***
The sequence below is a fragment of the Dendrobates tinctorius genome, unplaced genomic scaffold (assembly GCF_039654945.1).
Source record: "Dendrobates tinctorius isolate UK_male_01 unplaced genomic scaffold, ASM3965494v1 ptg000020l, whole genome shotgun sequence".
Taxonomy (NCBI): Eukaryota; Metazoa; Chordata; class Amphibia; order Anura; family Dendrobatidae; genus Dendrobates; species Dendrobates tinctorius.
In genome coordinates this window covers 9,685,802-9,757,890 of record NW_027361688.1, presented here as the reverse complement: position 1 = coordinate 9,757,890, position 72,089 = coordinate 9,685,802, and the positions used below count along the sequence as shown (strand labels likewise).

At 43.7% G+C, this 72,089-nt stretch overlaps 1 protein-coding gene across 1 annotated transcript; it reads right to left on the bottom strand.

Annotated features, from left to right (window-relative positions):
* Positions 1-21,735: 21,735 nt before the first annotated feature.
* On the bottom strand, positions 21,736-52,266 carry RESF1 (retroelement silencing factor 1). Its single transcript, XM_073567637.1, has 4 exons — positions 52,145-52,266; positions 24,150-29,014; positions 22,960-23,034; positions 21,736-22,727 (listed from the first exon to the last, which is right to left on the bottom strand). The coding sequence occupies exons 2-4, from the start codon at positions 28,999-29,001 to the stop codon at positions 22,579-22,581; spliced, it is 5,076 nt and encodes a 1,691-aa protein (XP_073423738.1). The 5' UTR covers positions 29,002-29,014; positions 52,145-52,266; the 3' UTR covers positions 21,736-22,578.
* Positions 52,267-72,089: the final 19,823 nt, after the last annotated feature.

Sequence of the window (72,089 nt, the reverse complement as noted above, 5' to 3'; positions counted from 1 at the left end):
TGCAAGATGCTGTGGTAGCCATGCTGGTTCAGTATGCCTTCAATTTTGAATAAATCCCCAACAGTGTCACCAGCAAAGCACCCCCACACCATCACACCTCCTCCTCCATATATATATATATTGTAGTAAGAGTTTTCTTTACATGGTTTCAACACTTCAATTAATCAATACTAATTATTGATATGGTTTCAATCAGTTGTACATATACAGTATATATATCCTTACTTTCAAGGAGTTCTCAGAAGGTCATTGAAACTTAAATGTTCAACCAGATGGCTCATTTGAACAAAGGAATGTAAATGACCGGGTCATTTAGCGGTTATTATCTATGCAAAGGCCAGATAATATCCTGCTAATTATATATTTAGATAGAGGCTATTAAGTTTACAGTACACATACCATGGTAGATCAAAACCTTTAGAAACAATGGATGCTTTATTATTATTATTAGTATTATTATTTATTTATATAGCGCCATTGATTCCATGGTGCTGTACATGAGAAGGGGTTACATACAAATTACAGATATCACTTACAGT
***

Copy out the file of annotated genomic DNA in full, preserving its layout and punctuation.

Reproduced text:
The sequence below is a fragment of the Dendrobates tinctorius genome, unplaced genomic scaffold (assembly GCF_039654945.1).
Source record: "Dendrobates tinctorius isolate UK_male_01 unplaced genomic scaffold, ASM3965494v1 ptg000020l, whole genome shotgun sequence".
Taxonomy (NCBI): Eukaryota; Metazoa; Chordata; class Amphibia; order Anura; family Dendrobatidae; genus Dendrobates; species Dendrobates tinctorius.
In genome coordinates this window covers 9,685,802-9,757,890 of record NW_027361688.1, presented here as the reverse complement: position 1 = coordinate 9,757,890, position 72,089 = coordinate 9,685,802, and the positions used below count along the sequence as shown (strand labels likewise).

At 43.7% G+C, this 72,089-nt stretch overlaps 1 protein-coding gene across 1 annotated transcript; it reads right to left on the bottom strand.

Annotated features, from left to right (window-relative positions):
* Positions 1-21,735: 21,735 nt before the first annotated feature.
* On the bottom strand, positions 21,736-52,266 carry RESF1 (retroelement silencing factor 1). Its single transcript, XM_073567637.1, has 4 exons — positions 52,145-52,266; positions 24,150-29,014; positions 22,960-23,034; positions 21,736-22,727 (listed from the first exon to the last, which is right to left on the bottom strand). The coding sequence occupies exons 2-4, from the start codon at positions 28,999-29,001 to the stop codon at positions 22,579-22,581; spliced, it is 5,076 nt and encodes a 1,691-aa protein (XP_073423738.1). The 5' UTR covers positions 29,002-29,014; positions 52,145-52,266; the 3' UTR covers positions 21,736-22,578.
* Positions 52,267-72,089: the final 19,823 nt, after the last annotated feature.

Sequence of the window (72,089 nt, the reverse complement as noted above, 5' to 3'; positions counted from 1 at the left end):
TGCAAGATGCTGTGGTAGCCATGCTGGTTCAGTATGCCTTCAATTTTGAATAAATCCCCAACAGTGTCACCAGCAAAGCACCCCCACACCATCACACCTCCTCCTCCATATATATATATATTGTAGTAAGAGTTTTCTTTACATGGTTTCAACACTTCAATTAATCAATACTAATTATTGATATGGTTTCAATCAGTTGTACATATACAGTATATATATCCTTACTTTCAAGGAGTTCTCAGAAGGTCATTGAAACTTAAATGTTCAACCAGATGGCTCATTTGAACAAAGGAATGTAAATGACCGGGTCATTTAGCGGTTATTATCTATGCAAAGGCCAGATAATATCCTGCTAATTATATATTTAGATAGAGGCTATTAAGTTTACAGTACACATACCATGGTAGATCAAAACCTTTAGAAACAATGGATGCTTTATTATTATTATTAGTATTATTATTTATTTATATAGCGCCATTGATTCCATGGTGCTGTACATGAGAAGGGGTTACATACAAATTACAGATATCACTTACAGT